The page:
First of all, I don't like the term "capitalist" all that much, especially when it just hangs there all alone. I'm into "free markets" and so if I'm going to have the 'capitalist' label put on me, at least qualify it by saying, "free market capitalist" (historically "capitalism" was a system which protected the elites who controlled the "capital"…the qualifying term "free market" makes enough of a distinction for me to live with).
As a "free market capitalist" I get asked from time to time how a born again Christian such as myself can defend an economic system based in greed. My answer is really simple: I don't support a system based in greed. Free market capitalism certainly allows for greed, but so does every other economic system under the sun. All people struggle with greed and there are plenty of people out there who flat out embrace their greediness! They wake up every morning thinking about how best to keep what they have and how to get even more. Regardless of the system they live under, greed is an active component of the human experience. Greedy people take advantage of what they can in capitalism, socialism, communism, fascism, anarchy and they will do the same thing in any other system we might come up with in the future.
People are greedy no matter what.
While free market capitalism is not based in greed, it is very much based in the pursuit of self-interest. And yes, there is a significant distinction between being motivated by greed and being motivated by self-interest. Unless you understand the dissimilarity, you'll never have a firm grasp on Biblical economics.
Have you ever been watching "TMZ", "Entertainment Tonight" (or for you more seasoned saints, "The Lifestyles of the Rich and Famous") as they tour the mansion an ultra-rich celebrity or athlete and think to yourself, "no one needs all that…"? I think we've all had similar thoughts after seeing them with their solid gold toilets and air conditioned dog houses or whatever other opulent extravagance was highlighted on the show. But if you really think about it, do I have the right to determine what another person needs?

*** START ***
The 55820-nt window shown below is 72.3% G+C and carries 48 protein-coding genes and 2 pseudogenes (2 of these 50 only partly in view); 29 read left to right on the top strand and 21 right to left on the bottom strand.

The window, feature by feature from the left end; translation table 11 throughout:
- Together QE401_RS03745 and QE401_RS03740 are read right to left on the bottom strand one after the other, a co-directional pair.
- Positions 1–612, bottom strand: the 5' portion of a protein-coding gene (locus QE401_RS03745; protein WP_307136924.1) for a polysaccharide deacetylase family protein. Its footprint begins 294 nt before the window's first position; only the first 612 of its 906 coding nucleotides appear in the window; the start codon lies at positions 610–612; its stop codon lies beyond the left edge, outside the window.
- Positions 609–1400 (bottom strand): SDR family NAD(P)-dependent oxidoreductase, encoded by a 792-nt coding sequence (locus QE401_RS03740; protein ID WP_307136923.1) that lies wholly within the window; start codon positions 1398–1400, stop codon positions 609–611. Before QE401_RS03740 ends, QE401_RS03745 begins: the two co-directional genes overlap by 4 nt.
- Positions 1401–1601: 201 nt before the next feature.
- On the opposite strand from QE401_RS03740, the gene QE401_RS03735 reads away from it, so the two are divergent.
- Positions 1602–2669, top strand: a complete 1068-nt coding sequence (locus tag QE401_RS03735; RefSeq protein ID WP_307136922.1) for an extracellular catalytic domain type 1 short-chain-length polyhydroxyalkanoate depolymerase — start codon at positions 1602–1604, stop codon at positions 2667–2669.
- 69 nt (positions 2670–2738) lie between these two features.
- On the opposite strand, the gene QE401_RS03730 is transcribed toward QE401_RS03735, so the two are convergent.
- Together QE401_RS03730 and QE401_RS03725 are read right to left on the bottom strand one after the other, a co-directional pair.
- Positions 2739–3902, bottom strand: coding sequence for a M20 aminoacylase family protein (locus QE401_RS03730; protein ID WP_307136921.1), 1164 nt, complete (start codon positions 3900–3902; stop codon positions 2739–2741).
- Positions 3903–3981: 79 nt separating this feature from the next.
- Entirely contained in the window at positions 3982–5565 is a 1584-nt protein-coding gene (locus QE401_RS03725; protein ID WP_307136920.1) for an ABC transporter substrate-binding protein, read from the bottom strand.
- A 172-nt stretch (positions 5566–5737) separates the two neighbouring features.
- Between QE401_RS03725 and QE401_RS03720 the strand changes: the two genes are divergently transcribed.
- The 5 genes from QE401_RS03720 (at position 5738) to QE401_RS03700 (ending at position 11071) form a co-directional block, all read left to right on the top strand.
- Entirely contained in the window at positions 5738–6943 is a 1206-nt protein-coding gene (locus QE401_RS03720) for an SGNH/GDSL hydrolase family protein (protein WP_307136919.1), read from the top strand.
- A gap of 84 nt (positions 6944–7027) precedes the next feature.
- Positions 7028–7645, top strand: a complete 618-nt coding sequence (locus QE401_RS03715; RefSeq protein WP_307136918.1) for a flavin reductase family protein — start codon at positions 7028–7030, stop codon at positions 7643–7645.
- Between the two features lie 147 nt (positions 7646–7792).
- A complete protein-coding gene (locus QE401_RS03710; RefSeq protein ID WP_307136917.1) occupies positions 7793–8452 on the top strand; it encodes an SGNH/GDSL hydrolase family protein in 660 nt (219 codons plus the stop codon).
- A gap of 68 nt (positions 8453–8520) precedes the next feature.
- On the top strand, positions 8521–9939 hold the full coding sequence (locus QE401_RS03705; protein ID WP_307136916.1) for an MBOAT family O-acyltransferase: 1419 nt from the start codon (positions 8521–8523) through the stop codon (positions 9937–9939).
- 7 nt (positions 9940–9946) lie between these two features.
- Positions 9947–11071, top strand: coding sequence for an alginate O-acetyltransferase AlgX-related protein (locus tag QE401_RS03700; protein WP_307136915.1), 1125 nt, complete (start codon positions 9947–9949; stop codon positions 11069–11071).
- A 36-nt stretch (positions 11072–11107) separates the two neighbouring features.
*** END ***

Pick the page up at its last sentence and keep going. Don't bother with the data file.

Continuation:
How would you like it if I decided to form a committee to determine what kind of income your family needs? Or to determine how big your business needs to be? Or to decide the type of vehicle your family really needs? Think about that. Who under God but YOU should determine all of that? I hope the answer is obvious...nobody. A system which allows for people to determine their own needs and then allows them to work in the interest of meeting those needs is the only system that can maximize the likelihood that all the needs in a society are going to be met. It puts the responsibility of "need meeting" on the individual personally effected by the potential lack, and that's a highly motivating "need meeting" incentive!
This is why economies based upon the dynamic of free markets will always prosper and those based on something other than free markets will always languish. Always. Always. Always. This is true every single time it is ever tried, without exception. People who are free to pursue their self interest are, far more times than not, going to make common sense decisions which benefit their needs and will be willing to provide goods/services/entertainment that will meet the needs of some other self-interested individual in order to attain it. Did you catch that? In order to get what I want and need I have to at some point provide what someone else wants and needs...I can't just take, take, take. Not even the richest billionaire in the country can get way with just "taking", they must provide services which benefit others as well or they will eventually go broke. Those who don't meet the needs of others, those truly "greedy", end up not having their own needs met. They are punished for not providing goods/services which meet the needs of others. Even if they do nothing else but put a billion dollars in the bank they are providing a service to others (because that billion dollars allows the bank to issue loans on that investment to those needing loans).